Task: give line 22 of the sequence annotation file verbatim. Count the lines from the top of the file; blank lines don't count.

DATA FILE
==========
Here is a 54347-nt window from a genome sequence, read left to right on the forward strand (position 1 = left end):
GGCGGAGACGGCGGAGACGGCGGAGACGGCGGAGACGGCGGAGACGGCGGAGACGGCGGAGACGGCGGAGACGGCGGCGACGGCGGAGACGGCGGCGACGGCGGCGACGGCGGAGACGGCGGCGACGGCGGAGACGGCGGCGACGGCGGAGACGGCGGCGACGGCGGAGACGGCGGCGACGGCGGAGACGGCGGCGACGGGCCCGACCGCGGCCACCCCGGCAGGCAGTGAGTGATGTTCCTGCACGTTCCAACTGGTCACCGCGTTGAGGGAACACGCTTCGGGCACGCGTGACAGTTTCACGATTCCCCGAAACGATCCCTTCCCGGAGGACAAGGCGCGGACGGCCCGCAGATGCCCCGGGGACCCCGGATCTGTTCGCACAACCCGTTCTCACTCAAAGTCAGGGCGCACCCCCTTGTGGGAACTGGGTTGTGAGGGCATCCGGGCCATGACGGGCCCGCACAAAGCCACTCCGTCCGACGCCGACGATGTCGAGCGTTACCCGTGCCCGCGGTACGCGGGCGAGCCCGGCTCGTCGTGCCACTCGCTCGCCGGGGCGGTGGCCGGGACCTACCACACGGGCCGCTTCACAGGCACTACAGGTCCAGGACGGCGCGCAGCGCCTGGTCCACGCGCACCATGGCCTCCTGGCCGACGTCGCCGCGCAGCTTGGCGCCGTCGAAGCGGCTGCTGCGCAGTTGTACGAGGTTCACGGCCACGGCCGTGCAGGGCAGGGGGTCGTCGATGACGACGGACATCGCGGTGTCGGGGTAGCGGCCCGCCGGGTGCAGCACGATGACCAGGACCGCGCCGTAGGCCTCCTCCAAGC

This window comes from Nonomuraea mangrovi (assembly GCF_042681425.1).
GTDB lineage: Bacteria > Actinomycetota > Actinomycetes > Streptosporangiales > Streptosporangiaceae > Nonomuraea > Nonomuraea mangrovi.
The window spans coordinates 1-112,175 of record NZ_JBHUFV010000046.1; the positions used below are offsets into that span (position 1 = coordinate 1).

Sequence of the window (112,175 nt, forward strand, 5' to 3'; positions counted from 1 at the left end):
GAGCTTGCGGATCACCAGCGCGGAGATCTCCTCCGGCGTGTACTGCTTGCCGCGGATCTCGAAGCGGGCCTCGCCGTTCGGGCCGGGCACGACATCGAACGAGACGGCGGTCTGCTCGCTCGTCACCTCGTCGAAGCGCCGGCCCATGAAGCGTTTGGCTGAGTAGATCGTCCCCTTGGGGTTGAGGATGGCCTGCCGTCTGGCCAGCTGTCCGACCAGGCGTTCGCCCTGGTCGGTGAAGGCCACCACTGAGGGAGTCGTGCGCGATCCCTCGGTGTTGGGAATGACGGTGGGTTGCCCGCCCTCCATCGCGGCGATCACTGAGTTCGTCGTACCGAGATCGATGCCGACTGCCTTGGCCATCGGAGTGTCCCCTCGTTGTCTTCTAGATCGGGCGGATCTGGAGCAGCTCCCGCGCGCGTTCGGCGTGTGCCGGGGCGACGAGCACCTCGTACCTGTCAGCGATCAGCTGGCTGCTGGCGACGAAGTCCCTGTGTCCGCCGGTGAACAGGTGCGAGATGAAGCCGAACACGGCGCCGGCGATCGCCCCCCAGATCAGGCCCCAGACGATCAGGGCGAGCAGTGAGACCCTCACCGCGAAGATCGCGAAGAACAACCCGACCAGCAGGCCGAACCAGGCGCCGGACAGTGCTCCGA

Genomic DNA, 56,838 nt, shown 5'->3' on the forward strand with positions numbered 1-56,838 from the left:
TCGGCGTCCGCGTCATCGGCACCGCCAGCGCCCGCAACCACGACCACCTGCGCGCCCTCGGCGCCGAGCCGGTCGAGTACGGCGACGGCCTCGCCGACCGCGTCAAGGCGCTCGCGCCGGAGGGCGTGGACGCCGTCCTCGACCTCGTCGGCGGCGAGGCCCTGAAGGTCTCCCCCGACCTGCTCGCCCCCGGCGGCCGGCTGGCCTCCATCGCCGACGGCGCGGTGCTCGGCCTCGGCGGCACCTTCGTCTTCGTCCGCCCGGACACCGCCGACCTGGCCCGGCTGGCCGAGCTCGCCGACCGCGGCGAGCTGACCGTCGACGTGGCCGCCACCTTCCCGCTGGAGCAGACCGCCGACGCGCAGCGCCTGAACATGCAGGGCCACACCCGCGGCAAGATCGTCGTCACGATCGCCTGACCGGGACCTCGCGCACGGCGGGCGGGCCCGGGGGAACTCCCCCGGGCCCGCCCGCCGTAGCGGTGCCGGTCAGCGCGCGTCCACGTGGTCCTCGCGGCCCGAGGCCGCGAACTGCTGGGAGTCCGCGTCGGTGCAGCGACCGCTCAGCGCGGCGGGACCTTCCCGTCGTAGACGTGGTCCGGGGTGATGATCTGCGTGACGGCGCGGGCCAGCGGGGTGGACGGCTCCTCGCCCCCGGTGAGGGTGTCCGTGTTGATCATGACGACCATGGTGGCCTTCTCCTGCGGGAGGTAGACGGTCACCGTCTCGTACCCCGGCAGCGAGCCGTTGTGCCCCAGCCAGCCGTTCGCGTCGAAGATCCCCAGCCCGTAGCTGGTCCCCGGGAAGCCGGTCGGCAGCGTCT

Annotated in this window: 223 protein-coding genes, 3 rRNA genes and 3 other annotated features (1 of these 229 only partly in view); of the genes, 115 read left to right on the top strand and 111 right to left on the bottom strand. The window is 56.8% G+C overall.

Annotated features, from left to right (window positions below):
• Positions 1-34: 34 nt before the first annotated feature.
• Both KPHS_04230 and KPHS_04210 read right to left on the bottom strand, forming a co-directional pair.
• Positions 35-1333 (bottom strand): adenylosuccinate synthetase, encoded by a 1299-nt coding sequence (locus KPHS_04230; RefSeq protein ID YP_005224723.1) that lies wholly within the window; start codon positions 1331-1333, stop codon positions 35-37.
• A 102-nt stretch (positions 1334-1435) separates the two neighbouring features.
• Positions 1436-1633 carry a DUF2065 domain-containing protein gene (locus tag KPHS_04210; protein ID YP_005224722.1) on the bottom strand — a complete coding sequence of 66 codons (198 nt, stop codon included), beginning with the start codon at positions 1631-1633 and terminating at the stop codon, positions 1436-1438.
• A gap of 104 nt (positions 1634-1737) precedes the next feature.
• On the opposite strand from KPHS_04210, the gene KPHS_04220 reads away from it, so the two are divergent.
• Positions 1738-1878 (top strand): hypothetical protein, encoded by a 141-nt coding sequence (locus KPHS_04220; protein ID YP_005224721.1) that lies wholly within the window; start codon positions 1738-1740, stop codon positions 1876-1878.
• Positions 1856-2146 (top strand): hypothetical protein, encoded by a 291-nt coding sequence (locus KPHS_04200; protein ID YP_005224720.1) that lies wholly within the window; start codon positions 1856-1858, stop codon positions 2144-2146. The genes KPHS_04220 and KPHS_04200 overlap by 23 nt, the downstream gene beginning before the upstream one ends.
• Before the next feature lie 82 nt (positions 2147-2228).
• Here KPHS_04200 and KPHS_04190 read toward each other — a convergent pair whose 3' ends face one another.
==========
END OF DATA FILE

• Here KPHS_04200 and KPHS_04190 read toward each other — a convergent pair whose 3' ends face one another.